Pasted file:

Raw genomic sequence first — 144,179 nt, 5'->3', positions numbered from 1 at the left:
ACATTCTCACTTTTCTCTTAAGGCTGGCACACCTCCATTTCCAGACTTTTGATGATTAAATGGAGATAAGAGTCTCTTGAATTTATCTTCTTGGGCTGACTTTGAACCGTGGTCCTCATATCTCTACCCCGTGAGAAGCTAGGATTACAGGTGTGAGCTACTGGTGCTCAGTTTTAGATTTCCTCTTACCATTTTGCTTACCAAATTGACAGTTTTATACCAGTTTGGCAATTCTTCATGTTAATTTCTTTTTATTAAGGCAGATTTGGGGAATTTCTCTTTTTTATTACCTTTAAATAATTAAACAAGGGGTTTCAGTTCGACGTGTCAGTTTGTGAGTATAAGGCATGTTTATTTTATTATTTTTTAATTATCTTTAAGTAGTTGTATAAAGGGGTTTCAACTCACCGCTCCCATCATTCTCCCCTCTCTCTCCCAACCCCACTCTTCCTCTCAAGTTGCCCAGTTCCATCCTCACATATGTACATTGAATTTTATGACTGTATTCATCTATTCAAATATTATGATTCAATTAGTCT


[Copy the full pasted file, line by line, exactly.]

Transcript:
Raw genomic sequence first — 144,179 nt, 5'->3', positions numbered from 1 at the left:
ACATTCTCACTTTTCTCTTAAGGCTGGCACACCTCCATTTCCAGACTTTTGATGATTAAATGGAGATAAGAGTCTCTTGAATTTATCTTCTTGGGCTGACTTTGAACCGTGGTCCTCATATCTCTACCCCGTGAGAAGCTAGGATTACAGGTGTGAGCTACTGGTGCTCAGTTTTAGATTTCCTCTTACCATTTTGCTTACCAAATTGACAGTTTTATACCAGTTTGGCAATTCTTCATGTTAATTTCTTTTTATTAAGGCAGATTTGGGGAATTTCTCTTTTTTATTACCTTTAAATAATTAAACAAGGGGTTTCAGTTCGACGTGTCAGTTTGTGAGTATAAGGCATGTTTATTTTATTATTTTTTAATTATCTTTAAGTAGTTGTATAAAGGGGTTTCAACTCACCGCTCCCATCATTCTCCCCTCTCTCTCCCAACCCCACTCTTCCTCTCAAGTTGCCCAGTTCCATCCTCACATATGTACATTGAATTTTATGACTGTATTCATCTATTCAAATATTATGATTCAATTAGTCT